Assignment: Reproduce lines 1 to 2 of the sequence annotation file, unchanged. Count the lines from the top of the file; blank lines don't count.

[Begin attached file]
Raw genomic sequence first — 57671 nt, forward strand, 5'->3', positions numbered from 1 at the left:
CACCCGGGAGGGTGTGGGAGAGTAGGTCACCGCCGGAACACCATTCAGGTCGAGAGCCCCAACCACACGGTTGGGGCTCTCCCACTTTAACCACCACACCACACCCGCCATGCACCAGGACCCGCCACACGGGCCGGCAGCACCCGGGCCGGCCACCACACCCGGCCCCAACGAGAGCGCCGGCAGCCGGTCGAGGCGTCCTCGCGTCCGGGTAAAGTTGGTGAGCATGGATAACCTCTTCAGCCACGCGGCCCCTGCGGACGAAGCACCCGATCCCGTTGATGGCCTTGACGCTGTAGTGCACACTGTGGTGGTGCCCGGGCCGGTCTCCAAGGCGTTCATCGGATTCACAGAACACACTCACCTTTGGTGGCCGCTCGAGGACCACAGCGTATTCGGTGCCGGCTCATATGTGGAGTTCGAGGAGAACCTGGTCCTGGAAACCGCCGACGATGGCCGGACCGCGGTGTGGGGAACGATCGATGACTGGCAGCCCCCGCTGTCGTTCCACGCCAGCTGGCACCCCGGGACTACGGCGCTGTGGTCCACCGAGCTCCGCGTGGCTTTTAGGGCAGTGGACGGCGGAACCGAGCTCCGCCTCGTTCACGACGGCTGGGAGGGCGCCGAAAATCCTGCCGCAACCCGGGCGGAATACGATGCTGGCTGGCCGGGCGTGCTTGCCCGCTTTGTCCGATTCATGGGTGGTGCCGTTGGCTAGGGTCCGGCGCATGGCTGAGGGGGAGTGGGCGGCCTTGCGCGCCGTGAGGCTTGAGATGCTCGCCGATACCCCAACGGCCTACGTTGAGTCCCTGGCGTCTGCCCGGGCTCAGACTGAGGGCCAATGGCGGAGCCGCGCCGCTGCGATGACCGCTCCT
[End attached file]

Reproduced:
Raw genomic sequence first — 57671 nt, forward strand, 5'->3', positions numbered from 1 at the left:
CACCCGGGAGGGTGTGGGAGAGTAGGTCACCGCCGGAACACCATTCAGGTCGAGAGCCCCAACCACACGGTTGGGGCTCTCCCACTTTAACCACCACACCACACCCGCCATGCACCAGGACCCGCCACACGGGCCGGCAGCACCCGGGCCGGCCACCACACCCGGCCCCAACGAGAGCGCCGGCAGCCGGTCGAGGCGTCCTCGCGTCCGGGTAAAGTTGGTGAGCATGGATAACCTCTTCAGCCACGCGGCCCCTGCGGACGAAGCACCCGATCCCGTTGATGGCCTTGACGCTGTAGTGCACACTGTGGTGGTGCCCGGGCCGGTCTCCAAGGCGTTCATCGGATTCACAGAACACACTCACCTTTGGTGGCCGCTCGAGGACCACAGCGTATTCGGTGCCGGCTCATATGTGGAGTTCGAGGAGAACCTGGTCCTGGAAACCGCCGACGATGGCCGGACCGCGGTGTGGGGAACGATCGATGACTGGCAGCCCCCGCTGTCGTTCCACGCCAGCTGGCACCCCGGGACTACGGCGCTGTGGTCCACCGAGCTCCGCGTGGCTTTTAGGGCAGTGGACGGCGGAACCGAGCTCCGCCTCGTTCACGACGGCTGGGAGGGCGCCGAAAATCCTGCCGCAACCCGGGCGGAATACGATGCTGGCTGGCCGGGCGTGCTTGCCCGCTTTGTCCGATTCATGGGTGGTGCCGTTGGCTAGGGTCCGGCGCATGGCTGAGGGGGAGTGGGCGGCCTTGCGCGCCGTGAGGCTTGAGATGCTCGCCGATACCCCAACGGCCTACGTTGAGTCCCTGGCGTCTGCCCGGGCTCAGACTGAGGGCCAATGGCGGAGCCGCGCCGCTGCGATGACCGCTCCT